I am going to publicly embarrass myself.
I decided to be a writer in elementary school, and by the time I was in high school, I was prolific. There was no emotion or reality in my fiction, though. Being a loner, it was easy to spend lots of time writing. I created worlds far from my own. As a teenager, I wrote about teenagers. But not teenagers like me. My characters were wild, drove fast cars, drank booze, and took drugs.
Here’s what is even more embarrassing, though: as I grew older and moved from place to place, I kept a couple of boxes of my “early writings,” dragging them with me. I didn’t go back to read them. They were my origin story. I kept thinking, once I become very popular, these will be a valuable contribution to some university’s collection.
I should have read the pieces. They are misshapen, badly flawed, wrong lengths (a 24-page novel, a 30-page screenplay) and straight-up stupid. A character does not drive wildly down he street, screaming, “Somebody shoot me up with some dope!” Or a 13-year-old in school shouting, “Give me some booze! I need my booze!” It was like I was writing while on an acid trip about teenagers having acid trips. It was like a new show called ABC Afterschool Special Gone Wild.
There is a sadness to these pieces. They are not all stories. Some are songs, because I could read music and wrote it. I even started a full orchestra arrangement of the song “Tears of a Clown” by Smokey Robinson and the Miracles. I drew some of my characters. I drafted the layout of their houses. I drew maps of the towns where they lived.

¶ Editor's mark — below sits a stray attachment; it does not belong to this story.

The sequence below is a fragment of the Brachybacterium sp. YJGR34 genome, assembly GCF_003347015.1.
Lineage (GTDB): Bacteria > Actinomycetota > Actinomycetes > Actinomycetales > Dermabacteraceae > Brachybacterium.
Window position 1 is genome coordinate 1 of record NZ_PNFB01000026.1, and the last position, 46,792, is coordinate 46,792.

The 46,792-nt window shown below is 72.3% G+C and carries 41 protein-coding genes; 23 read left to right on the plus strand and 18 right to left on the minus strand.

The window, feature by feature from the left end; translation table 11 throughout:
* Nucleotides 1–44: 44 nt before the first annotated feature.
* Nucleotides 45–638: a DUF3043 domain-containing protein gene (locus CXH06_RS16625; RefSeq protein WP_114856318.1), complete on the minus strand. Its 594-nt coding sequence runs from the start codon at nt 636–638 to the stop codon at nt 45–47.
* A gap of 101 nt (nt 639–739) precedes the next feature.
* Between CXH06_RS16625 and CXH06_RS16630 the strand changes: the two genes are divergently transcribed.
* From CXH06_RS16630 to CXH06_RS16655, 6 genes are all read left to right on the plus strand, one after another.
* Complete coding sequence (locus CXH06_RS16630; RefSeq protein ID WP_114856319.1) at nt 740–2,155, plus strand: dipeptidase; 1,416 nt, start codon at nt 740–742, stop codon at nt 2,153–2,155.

There is also solitude to these pieces. I remember living in these dream worlds where I was g-d, creating people, their actions and futures. It was so different than my own pitiful life at the time: being a misfit, being mistreated, stuck in a rural town with a lot of small minds. No wonder I wanted to escape. Later, I actually did. But I am grateful I had the chance to escape, at least in my mind, during all those tough years. I’m thankful I had the inventiveness to write, to live in other “worlds” of my own making for comfort.
It’s hard to admit I was saving these writings because I thought someday, people would want to read every word I’ve written–unpublished pieces, horrible first drafts, stupid childhood stuff. Who wants that? No one.
This week I burned all the whole pile: drug stories, half-baked tunes, never-gonna-make-it teenage screenplays, and all the other crap from those early years. I do not need those boxes and burdens. I feel lighter.
Thank you, early writing, for being my escape when I needed it.
Thank you, self, for finding your path.
And I thank myself now, for having the maturity to understand I write not only for me, but for you. That is what makes true success.